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Full text of "Alaskan glacier studies of the National Geographic Society in the Yakutat Bay, Prince William Sound and lower Copper River regions"

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90                                   ALASKAN GLACIER STUDIES
1905 and by the extent of healing of the glacier in that year, the entire Galiano Glacier from its valley head to the periphery of its buried piedmont bulb was under the influence of a spasmodic advance, which broke the surface of the glacier and pushed up through the alluvial fan as well as the area of morainic hillocks beyond it, at the same time destroying the alluvial fan, overturning the forest that grew on the glacier and that which was growing to the south of the alluvial fan. Ablation on the deeply moraine-covered ice soon hid the crevasses, partly by melting down of the surface, but largely by the sliding of the moraine into the crevasses, so that in 1905 the glacier surface showed no signs of the pronounced breakage of a few years before, which would be recognized by an observer unfamiliar with the phenomenon. This latter point would perhaps seem improbable were it not for the evidence that the advancing glaciers of 1906 furnish concerning the rapidity with which such a broken surface is healed by ablation.
Now the glacier is returning to its former condition and the evidence of it was especially seen along the sides in 1909 where marginal drainage was again developing, and in doing so revealing some of the crevasses that were formed during the advance and that since then had been hidden by the ablation moraine. It was also shown by the immaturity of the ice drainage. The return of stagnation has again permitted the encroachment of vegetation upon the glacier, and it is rapidly spreading and developing alder thickets; but the presence of buried crevasses beneath the moraine, and the necessity of development of drainage, are causing so much slumping that the advance of the vegetation is interrupted here and there.
Changes were also in progress on the outer area of stagnant, buried ice, but this had not yet proceeded far and the morainic hillocks still rose prominently above the surface. However, vegetation was taking root here also, alluviation was in progress between the hillocks, and probably the surface of the moraines was being lowered by the melting of the buried ice. There was a tendency toward the return of the condition of 1890, but it will be many years before this work is complete, for there were many irregularities to be removed or graded up before an even-surfaced alluvial fan is again built here; and, although glacial streams bore great quantities of sediment, and were relatively rapid agencies of deposition, there was a large area to be covered and much deposit was necessary. At the observed rate of change it is probable that a quarter of a century hence the signs of the spasmodic breaking of the Galiano Glacier will still be visible here, while in the valley portion and its small inner piedmont bulb all signs of the advance will have disappeared. Ablation on the glacier itself is far more rapid than on the outer bulb which bears so thick a coat of morainic debris and alluvial fan gravels that no ice has been observed in it.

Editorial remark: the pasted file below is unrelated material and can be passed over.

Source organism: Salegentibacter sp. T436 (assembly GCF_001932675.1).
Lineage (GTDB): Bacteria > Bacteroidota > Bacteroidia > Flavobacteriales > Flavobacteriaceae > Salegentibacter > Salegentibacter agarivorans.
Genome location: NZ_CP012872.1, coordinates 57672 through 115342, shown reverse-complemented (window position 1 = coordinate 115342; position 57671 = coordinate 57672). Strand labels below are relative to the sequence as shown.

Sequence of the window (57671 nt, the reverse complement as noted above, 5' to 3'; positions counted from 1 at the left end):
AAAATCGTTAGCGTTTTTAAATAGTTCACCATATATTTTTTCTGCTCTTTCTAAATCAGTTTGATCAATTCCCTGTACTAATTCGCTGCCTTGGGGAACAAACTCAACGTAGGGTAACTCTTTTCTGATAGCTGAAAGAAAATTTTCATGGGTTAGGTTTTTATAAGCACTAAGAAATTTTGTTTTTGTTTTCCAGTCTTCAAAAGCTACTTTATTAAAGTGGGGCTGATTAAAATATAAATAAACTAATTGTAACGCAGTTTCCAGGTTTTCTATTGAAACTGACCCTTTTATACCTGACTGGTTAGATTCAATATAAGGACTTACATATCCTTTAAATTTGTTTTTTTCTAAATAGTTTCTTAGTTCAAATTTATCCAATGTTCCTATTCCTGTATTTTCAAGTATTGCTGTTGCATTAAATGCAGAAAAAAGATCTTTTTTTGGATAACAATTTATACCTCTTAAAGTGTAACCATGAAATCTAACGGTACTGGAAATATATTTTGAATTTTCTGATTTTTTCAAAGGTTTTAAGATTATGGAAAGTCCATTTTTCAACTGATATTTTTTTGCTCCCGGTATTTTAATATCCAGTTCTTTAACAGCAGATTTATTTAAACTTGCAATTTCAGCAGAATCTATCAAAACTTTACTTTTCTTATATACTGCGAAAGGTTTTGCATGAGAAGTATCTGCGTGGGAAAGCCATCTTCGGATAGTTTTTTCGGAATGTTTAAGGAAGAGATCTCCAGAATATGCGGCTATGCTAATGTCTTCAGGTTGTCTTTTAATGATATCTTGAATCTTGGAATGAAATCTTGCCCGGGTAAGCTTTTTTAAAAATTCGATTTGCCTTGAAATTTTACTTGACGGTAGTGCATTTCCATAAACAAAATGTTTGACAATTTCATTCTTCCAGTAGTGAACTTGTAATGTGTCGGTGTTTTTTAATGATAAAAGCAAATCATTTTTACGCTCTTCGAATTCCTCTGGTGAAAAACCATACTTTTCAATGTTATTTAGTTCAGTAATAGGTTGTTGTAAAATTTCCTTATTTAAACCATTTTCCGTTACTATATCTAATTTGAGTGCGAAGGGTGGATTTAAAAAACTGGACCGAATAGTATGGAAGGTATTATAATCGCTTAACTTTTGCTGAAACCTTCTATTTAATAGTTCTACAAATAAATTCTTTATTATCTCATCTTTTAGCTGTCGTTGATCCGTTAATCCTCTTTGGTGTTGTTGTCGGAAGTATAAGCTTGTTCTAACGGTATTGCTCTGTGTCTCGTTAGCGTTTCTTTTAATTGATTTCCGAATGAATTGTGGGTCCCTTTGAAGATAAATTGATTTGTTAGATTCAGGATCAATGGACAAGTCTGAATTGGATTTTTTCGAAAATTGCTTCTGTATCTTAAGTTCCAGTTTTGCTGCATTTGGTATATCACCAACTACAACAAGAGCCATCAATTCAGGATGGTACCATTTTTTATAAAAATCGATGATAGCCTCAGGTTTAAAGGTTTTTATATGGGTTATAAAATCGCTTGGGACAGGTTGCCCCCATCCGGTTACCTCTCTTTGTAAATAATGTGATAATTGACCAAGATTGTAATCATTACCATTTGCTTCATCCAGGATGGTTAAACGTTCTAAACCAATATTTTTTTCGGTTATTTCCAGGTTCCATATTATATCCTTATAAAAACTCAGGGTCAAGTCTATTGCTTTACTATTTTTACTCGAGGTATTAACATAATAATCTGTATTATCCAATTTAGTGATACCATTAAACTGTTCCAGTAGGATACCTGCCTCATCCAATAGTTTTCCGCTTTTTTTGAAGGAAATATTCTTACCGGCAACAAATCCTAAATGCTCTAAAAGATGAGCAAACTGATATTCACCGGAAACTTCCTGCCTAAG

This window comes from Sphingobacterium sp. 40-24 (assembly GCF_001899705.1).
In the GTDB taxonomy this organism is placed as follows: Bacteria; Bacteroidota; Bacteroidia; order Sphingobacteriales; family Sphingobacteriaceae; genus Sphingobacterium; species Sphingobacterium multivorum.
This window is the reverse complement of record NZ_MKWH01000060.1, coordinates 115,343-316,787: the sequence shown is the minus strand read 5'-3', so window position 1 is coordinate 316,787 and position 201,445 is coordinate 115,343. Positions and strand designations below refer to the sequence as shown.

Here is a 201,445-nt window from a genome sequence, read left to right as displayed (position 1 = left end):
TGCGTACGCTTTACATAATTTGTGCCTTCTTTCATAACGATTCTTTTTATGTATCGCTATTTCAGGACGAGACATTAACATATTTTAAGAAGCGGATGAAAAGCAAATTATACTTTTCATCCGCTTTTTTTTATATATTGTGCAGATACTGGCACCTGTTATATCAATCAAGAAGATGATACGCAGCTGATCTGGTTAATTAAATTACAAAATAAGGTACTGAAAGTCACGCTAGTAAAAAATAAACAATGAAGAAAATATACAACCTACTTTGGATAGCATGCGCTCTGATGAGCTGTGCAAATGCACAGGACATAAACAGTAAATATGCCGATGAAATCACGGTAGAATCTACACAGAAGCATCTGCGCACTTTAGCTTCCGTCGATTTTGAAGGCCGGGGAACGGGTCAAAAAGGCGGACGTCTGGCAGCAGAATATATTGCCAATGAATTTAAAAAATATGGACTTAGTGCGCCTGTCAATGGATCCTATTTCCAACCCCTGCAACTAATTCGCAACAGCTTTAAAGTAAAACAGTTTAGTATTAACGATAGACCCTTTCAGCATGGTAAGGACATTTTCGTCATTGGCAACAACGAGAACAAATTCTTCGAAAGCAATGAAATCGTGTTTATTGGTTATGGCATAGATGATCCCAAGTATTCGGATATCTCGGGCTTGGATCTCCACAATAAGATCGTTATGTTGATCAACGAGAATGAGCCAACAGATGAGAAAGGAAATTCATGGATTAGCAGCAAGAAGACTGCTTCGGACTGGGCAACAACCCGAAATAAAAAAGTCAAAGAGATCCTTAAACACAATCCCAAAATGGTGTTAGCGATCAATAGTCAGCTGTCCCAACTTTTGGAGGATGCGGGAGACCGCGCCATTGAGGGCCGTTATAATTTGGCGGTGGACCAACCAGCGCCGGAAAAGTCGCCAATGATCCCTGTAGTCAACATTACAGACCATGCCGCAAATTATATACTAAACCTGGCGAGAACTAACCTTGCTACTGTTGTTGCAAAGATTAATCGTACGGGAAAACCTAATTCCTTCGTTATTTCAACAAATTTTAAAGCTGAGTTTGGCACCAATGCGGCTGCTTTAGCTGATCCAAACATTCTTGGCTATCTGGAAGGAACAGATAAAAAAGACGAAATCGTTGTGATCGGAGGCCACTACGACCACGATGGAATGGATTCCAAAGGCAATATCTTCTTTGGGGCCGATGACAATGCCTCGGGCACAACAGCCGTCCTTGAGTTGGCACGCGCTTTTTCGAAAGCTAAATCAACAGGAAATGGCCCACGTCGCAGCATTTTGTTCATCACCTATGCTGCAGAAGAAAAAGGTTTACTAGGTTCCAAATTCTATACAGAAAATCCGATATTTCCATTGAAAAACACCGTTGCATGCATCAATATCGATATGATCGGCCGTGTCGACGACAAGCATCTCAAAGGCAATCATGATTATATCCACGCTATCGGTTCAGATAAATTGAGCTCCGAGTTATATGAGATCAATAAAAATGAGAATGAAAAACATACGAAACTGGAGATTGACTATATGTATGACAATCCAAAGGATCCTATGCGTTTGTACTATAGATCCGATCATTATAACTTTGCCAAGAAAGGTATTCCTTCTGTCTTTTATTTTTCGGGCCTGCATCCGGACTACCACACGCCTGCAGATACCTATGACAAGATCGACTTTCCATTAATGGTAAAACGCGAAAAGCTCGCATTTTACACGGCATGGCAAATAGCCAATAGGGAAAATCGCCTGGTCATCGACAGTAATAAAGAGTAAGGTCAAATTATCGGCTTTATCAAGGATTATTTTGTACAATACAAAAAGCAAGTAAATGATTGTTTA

In 1910 and 1913 the Galiano Glacier seemed, from the bay, to be essentially as in 1909, except for the increased covering of vegetation.
Black Glacier, a little over a mile east of Galiano Glacier (Map 2) resembles the Galiano in several respects, though in others the two glaciers are quite different. Although shorter and narrower than the Galiano, the Black Glacier occupies a similar steep-sided, short valley and is supplied with ice by several steeply-descending cascading tributaries at the valley head. Its surface to a point far up in the mountain valley is covered with, ablation moraine, and in the lower portion, in the areas of deepest moraine, there is considerable alder growth, forming small thickets. There is no continuous alder thicket,